In 2009’s various versions of the health care reform bill, one section that received much attention was the section that called for annual “end-of-life planning” sessions for everyone who was covered by government-approved health insurance (that would have been you and me). I’ve written about it previously here, you can read about it in Health Plans Forced to Provide Assisted Suicide Counseling.
The final version of the bill that was ultimately passed and signed into law did not include separate sections detailing these mandatory annual planning sessions. Instead, the planning sessions were folded surreptitiously into sections that altered Medicare. On January 1, the new regulation, which allows Medicare to pay for end-of-life planning went into effect. Here is an excerpt from a New York Times article:
When a proposal to encourage end-of-life planning touched off a political storm over “death panels,” Democrats dropped it from legislation to overhaul the health care system. But the Obama administration will achieve the same goal by regulation, starting Jan. 1.
Under the new policy, outlined in a Medicare regulation, the government will pay doctors who advise patients on options for end-of-life care, which may include advance directives to forgo aggressive life-sustaining treatment.
Congressional supporters of the new policy, though pleased, have kept quiet. They fear provoking another furor like the one in 2009 when Republicans seized on the idea of end-of-life counseling to argue that the Democrats’ bill would allow the government to cut off care for the critically ill.
The final version of the health care legislation, signed into law by President Obama in March, authorized Medicare coverage of yearly physical examinations, or wellness visits. The new rule says Medicare will cover “voluntary advance care planning,” to discuss end-of-life treatment, as part of the annual visit.
Do you see the two-step process that was used to circumvent the public’s distaste for this kind of “counseling”? First, the health care legislation allowed for “coverage of yearly physical examinations.” That’s well and good and people on Medicare should have that kind of coverage. But the second step is what is disturbing: an administration official decided, contrary to what the people wanted, that counseling on end-of-life decisions should be part of wellness visits, and included it in the regulations that govern Medicare.
I am a proponent of discussions regarding care in end-of-life situations–that’s not the concern here. The problem is who is giving this counseling and what resources are used. One example of a government resource would be the Department of Veteran’s Affairs document, “Your Life, Your Choices.” I’ve written previously about the problems with this document in The VA’s “Your Life, Your Choices” Document.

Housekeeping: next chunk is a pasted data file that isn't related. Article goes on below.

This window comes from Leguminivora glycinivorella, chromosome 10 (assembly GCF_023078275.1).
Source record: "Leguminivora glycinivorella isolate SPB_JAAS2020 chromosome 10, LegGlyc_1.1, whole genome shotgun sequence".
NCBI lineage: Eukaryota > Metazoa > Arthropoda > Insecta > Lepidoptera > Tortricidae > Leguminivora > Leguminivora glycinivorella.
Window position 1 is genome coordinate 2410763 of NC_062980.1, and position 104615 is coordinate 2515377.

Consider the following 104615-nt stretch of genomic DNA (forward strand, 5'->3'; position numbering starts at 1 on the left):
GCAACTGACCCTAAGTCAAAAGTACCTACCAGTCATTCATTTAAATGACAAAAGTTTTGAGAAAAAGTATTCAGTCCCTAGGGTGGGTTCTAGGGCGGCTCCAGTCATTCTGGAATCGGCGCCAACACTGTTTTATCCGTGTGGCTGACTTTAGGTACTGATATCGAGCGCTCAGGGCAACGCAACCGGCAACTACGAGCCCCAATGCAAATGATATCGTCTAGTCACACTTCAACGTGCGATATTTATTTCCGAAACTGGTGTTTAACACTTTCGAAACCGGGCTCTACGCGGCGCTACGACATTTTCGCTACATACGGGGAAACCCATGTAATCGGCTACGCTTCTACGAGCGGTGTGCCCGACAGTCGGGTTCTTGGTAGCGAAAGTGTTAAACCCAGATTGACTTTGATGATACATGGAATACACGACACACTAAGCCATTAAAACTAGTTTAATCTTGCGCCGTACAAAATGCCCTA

After the news of the new regulation was released, and pro-life bloggers and commentators started pointing this out, the Obama administration had a sudden reversal regarding this regulation and deleted it from the Medicare regulation; from a New York Time article:
The Obama administration, reversing course, will revise a Medicare regulation to delete references to end-of-life planning as part of the annual physical examinations covered under the new health care law, administration officials said Tuesday. …
While administration officials cited procedural reasons for changing the rule, it was clear that political concerns were also a factor. The renewed debate over advance care planning threatened to become a distraction to administration officials who were gearing up to defend the health law against attack by the new Republican majority in the House. …
Although the health care bill signed into law in March did not mention end-of-life planning, the topic was included in a huge Medicare regulation setting payment rates for thousands of physician services. The final regulation was published in the Federal Register in late November. The proposed rule, published for public comment in July, did not include advance care planning.
An administration official, authorized by the White House to explain the mix-up, said Tuesday, “We realize that this should have been included in the proposed rule, so more people could have commented on it specifically.”
“We will amend the regulation to take out voluntary advance care planning,” the official said. “This should not affect beneficiaries’ ability to have these voluntary conversations with their doctors.”
Did the Obama administration get caught with its hand in the cookie jar? The section in the 2009 health care reform bill that mentioned these mandatory visits were removed and provisions which would open the way for it were quietly hidden in other sections. Then the proposed rule published for public comment last July did not include this regulation, once again hiding it from view. Is this the kind of “transparent government” that then-candidate Obama promised voters in 2008?
Folks, this is just one more reminder that those who are defending the sanctity of human life need to be ever vigilant. Those who want to devalue human life are constantly probing for weaknesses in our defense and will do anything to further advance their agenda where the sanctity of human life takes a back-seat to political expediency.
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